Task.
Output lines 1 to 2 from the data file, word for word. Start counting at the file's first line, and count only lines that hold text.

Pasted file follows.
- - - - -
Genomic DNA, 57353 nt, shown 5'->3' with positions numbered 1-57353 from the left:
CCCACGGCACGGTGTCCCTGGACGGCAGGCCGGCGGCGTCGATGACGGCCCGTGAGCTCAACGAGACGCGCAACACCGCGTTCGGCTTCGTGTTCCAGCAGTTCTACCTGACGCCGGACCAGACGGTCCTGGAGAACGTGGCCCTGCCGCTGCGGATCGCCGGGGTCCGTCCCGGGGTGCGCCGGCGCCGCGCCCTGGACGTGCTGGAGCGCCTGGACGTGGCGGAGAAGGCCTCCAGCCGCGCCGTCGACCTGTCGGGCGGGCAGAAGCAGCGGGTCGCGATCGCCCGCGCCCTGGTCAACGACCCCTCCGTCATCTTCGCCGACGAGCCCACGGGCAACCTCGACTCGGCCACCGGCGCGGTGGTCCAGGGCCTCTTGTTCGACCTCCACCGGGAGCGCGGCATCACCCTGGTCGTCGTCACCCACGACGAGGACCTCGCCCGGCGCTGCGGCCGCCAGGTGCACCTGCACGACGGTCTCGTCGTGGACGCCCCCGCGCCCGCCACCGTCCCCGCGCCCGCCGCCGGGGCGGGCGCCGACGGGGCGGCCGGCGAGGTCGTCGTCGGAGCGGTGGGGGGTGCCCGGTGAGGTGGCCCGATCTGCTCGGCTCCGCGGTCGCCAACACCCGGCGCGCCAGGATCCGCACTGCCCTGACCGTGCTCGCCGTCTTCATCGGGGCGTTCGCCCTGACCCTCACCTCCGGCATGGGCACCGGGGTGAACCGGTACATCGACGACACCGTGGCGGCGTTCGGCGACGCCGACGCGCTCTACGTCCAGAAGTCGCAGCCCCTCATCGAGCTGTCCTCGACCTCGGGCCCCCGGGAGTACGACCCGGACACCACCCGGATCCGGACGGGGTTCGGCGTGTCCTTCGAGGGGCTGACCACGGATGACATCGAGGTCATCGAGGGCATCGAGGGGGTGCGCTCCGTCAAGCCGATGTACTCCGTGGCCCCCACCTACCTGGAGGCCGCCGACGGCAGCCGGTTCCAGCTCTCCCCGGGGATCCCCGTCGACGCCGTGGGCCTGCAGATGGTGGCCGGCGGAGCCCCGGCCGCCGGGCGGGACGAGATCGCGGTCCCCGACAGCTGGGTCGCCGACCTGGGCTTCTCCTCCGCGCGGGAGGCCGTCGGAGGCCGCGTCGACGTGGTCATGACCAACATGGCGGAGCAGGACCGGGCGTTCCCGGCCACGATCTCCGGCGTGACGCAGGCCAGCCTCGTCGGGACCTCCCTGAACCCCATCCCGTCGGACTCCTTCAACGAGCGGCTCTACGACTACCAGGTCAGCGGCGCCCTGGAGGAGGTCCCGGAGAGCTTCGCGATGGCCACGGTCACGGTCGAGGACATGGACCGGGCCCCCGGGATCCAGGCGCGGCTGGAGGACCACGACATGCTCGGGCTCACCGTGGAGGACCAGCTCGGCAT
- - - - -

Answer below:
Genomic DNA, 57353 nt, shown 5'->3' with positions numbered 1-57353 from the left:
CCCACGGCACGGTGTCCCTGGACGGCAGGCCGGCGGCGTCGATGACGGCCCGTGAGCTCAACGAGACGCGCAACACCGCGTTCGGCTTCGTGTTCCAGCAGTTCTACCTGACGCCGGACCAGACGGTCCTGGAGAACGTGGCCCTGCCGCTGCGGATCGCCGGGGTCCGTCCCGGGGTGCGCCGGCGCCGCGCCCTGGACGTGCTGGAGCGCCTGGACGTGGCGGAGAAGGCCTCCAGCCGCGCCGTCGACCTGTCGGGCGGGCAGAAGCAGCGGGTCGCGATCGCCCGCGCCCTGGTCAACGACCCCTCCGTCATCTTCGCCGACGAGCCCACGGGCAACCTCGACTCGGCCACCGGCGCGGTGGTCCAGGGCCTCTTGTTCGACCTCCACCGGGAGCGCGGCATCACCCTGGTCGTCGTCACCCACGACGAGGACCTCGCCCGGCGCTGCGGCCGCCAGGTGCACCTGCACGACGGTCTCGTCGTGGACGCCCCCGCGCCCGCCACCGTCCCCGCGCCCGCCGCCGGGGCGGGCGCCGACGGGGCGGCCGGCGAGGTCGTCGTCGGAGCGGTGGGGGGTGCCCGGTGAGGTGGCCCGATCTGCTCGGCTCCGCGGTCGCCAACACCCGGCGCGCCAGGATCCGCACTGCCCTGACCGTGCTCGCCGTCTTCATCGGGGCGTTCGCCCTGACCCTCACCTCCGGCATGGGCACCGGGGTGAACCGGTACATCGACGACACCGTGGCGGCGTTCGGCGACGCCGACGCGCTCTACGTCCAGAAGTCGCAGCCCCTCATCGAGCTGTCCTCGACCTCGGGCCCCCGGGAGTACGACCCGGACACCACCCGGATCCGGACGGGGTTCGGCGTGTCCTTCGAGGGGCTGACCACGGATGACATCGAGGTCATCGAGGGCATCGAGGGGGTGCGCTCCGTCAAGCCGATGTACTCCGTGGCCCCCACCTACCTGGAGGCCGCCGACGGCAGCCGGTTCCAGCTCTCCCCGGGGATCCCCGTCGACGCCGTGGGCCTGCAGATGGTGGCCGGCGGAGCCCCGGCCGCCGGGCGGGACGAGATCGCGGTCCCCGACAGCTGGGTCGCCGACCTGGGCTTCTCCTCCGCGCGGGAGGCCGTCGGAGGCCGCGTCGACGTGGTCATGACCAACATGGCGGAGCAGGACCGGGCGTTCCCGGCCACGATCTCCGGCGTGACGCAGGCCAGCCTCGTCGGGACCTCCCTGAACCCCATCCCGTCGGACTCCTTCAACGAGCGGCTCTACGACTACCAGGTCAGCGGCGCCCTGGAGGAGGTCCCGGAGAGCTTCGCGATGGCCACGGTCACGGTCGAGGACATGGACCGGGCCCCCGGGATCCAGGCGCGGCTGGAGGACCACGACATGCTCGGGCTCACCGTGGAGGACCAGCTCGGCAT